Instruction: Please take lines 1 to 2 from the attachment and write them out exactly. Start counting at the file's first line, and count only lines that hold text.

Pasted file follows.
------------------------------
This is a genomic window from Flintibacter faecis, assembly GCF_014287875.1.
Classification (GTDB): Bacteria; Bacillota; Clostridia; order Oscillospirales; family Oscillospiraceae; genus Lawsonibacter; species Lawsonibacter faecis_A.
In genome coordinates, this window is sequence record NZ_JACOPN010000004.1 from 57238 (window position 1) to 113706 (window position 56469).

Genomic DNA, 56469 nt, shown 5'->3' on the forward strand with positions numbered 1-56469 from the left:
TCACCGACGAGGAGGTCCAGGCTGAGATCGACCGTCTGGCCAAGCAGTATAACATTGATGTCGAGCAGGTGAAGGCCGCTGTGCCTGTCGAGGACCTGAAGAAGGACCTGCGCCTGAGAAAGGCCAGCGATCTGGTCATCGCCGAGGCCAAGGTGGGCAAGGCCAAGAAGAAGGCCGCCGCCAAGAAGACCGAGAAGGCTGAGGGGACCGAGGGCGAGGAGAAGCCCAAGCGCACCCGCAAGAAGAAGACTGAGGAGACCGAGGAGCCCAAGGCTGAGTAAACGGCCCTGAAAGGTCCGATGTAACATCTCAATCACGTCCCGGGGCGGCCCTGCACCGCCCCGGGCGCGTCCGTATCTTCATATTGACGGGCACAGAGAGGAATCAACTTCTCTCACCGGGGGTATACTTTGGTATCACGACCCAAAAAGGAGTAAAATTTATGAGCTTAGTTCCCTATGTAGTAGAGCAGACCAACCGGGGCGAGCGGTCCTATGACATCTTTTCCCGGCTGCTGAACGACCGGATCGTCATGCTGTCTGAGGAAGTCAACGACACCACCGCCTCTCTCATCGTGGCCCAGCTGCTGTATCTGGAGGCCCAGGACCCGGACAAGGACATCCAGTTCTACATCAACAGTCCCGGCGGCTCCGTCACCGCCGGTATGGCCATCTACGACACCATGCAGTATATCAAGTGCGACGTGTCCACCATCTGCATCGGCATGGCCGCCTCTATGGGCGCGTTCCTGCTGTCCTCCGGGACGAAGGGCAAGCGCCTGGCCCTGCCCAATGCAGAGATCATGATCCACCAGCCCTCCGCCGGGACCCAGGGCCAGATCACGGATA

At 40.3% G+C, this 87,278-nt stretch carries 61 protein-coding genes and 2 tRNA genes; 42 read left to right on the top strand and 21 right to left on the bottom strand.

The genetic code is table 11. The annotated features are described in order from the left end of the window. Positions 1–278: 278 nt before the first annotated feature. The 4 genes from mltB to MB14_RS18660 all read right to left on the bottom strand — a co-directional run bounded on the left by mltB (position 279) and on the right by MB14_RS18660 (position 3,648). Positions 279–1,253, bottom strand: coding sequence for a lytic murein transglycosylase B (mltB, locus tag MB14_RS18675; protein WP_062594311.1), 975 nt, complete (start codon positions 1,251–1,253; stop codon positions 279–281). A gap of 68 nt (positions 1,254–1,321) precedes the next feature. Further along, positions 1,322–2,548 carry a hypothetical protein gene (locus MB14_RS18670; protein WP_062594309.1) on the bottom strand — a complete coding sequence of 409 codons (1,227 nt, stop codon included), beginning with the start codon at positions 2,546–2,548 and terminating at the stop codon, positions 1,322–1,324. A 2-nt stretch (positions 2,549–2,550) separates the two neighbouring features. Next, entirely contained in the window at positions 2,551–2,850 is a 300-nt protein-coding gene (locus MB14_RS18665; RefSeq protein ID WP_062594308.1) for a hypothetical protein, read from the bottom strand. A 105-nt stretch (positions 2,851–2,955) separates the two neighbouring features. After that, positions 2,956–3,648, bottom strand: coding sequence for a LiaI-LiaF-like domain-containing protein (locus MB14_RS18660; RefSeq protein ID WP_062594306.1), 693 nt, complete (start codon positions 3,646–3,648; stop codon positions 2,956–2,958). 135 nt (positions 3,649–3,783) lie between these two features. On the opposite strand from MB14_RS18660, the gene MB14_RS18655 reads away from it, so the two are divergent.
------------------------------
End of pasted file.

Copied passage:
This is a genomic window from Flintibacter faecis, assembly GCF_014287875.1.
Classification (GTDB): Bacteria; Bacillota; Clostridia; order Oscillospirales; family Oscillospiraceae; genus Lawsonibacter; species Lawsonibacter faecis_A.